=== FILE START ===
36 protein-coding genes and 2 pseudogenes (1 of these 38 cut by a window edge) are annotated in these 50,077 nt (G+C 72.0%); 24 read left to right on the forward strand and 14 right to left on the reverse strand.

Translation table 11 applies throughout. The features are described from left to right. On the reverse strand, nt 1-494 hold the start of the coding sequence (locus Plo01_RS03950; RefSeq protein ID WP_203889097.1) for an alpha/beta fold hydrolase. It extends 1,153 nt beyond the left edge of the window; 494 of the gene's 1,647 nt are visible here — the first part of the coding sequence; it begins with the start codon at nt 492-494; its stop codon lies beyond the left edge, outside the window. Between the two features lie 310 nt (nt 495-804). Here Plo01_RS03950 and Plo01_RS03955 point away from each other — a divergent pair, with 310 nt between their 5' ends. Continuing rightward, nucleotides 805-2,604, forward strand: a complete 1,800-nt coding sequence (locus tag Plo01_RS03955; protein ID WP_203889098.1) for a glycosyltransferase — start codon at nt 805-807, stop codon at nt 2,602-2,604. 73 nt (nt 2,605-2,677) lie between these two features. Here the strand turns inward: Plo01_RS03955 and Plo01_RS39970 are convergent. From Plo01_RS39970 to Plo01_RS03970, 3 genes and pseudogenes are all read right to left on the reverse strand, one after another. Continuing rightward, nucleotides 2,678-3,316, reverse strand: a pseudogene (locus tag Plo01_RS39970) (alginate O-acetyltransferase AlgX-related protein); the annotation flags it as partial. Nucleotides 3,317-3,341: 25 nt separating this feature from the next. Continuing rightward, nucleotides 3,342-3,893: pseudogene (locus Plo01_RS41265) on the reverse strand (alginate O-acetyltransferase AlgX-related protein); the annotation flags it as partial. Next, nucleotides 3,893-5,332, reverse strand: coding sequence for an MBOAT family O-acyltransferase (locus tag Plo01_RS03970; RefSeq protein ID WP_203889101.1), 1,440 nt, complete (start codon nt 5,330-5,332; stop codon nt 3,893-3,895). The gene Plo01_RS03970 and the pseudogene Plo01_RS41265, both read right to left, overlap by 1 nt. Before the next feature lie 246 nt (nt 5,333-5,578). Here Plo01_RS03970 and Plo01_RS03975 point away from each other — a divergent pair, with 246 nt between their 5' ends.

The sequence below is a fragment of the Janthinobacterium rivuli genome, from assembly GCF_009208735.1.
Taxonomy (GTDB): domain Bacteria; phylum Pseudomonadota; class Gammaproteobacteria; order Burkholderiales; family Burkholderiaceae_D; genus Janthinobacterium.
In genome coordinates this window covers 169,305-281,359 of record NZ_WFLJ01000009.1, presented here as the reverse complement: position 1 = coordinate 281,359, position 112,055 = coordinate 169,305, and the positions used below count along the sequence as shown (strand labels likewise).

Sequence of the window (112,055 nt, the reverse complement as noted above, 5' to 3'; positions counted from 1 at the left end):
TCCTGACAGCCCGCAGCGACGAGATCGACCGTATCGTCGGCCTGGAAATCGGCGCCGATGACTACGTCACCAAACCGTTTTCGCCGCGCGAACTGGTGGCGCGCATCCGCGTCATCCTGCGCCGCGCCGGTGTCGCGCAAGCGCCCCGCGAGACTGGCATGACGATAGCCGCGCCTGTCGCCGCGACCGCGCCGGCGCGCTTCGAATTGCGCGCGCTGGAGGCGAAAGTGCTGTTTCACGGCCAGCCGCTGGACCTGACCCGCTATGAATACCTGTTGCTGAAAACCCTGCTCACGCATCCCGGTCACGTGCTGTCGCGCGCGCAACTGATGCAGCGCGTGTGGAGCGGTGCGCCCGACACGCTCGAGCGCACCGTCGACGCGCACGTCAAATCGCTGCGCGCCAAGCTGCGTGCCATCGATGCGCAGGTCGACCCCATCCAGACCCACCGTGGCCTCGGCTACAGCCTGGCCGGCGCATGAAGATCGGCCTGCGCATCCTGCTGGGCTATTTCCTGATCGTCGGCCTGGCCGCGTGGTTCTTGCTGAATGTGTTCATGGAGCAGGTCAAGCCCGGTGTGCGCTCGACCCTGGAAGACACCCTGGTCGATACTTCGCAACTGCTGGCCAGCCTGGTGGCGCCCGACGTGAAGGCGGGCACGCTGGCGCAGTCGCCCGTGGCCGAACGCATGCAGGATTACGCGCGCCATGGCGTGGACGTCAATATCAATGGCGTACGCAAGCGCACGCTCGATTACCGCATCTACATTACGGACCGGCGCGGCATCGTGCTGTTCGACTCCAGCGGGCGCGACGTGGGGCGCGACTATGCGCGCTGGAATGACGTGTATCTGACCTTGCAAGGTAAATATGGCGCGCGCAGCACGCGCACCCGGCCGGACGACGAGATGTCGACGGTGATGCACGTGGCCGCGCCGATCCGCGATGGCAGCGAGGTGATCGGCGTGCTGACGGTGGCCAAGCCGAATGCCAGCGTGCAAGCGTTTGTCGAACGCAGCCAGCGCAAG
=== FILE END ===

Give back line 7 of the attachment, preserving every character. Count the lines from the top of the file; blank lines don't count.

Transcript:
TCCTGACAGCCCGCAGCGACGAGATCGACCGTATCGTCGGCCTGGAAATCGGCGCCGATGACTACGTCACCAAACCGTTTTCGCCGCGCGAACTGGTGGCGCGCATCCGCGTCATCCTGCGCCGCGCCGGTGTCGCGCAAGCGCCCCGCGAGACTGGCATGACGATAGCCGCGCCTGTCGCCGCGACCGCGCCGGCGCGCTTCGAATTGCGCGCGCTGGAGGCGAAAGTGCTGTTTCACGGCCAGCCGCTGGACCTGACCCGCTATGAATACCTGTTGCTGAAAACCCTGCTCACGCATCCCGGTCACGTGCTGTCGCGCGCGCAACTGATGCAGCGCGTGTGGAGCGGTGCGCCCGACACGCTCGAGCGCACCGTCGACGCGCACGTCAAATCGCTGCGCGCCAAGCTGCGTGCCATCGATGCGCAGGTCGACCCCATCCAGACCCACCGTGGCCTCGGCTACAGCCTGGCCGGCGCATGAAGATCGGCCTGCGCATCCTGCTGGGCTATTTCCTGATCGTCGGCCTGGCCGCGTGGTTCTTGCTGAATGTGTTCATGGAGCAGGTCAAGCCCGGTGTGCGCTCGACCCTGGAAGACACCCTGGTCGATACTTCGCAACTGCTGGCCAGCCTGGTGGCGCCCGACGTGAAGGCGGGCACGCTGGCGCAGTCGCCCGTGGCCGAACGCATGCAGGATTACGCGCGCCATGGCGTGGACGTCAATATCAATGGCGTACGCAAGCGCACGCTCGATTACCGCATCTACATTACGGACCGGCGCGGCATCGTGCTGTTCGACTCCAGCGGGCGCGACGTGGGGCGCGACTATGCGCGCTGGAATGACGTGTATCTGACCTTGCAAGGTAAATATGGCGCGCGCAGCACGCGCACCCGGCCGGACGACGAGATGTCGACGGTGATGCACGTGGCCGCGCCGATCCGCGATGGCAGCGAGGTGATCGGCGTGCTGACGGTGGCCAAGCCGAATGCCAGCGTGCAAGCGTTTGTCGAACGCAGCCAGCGCAAG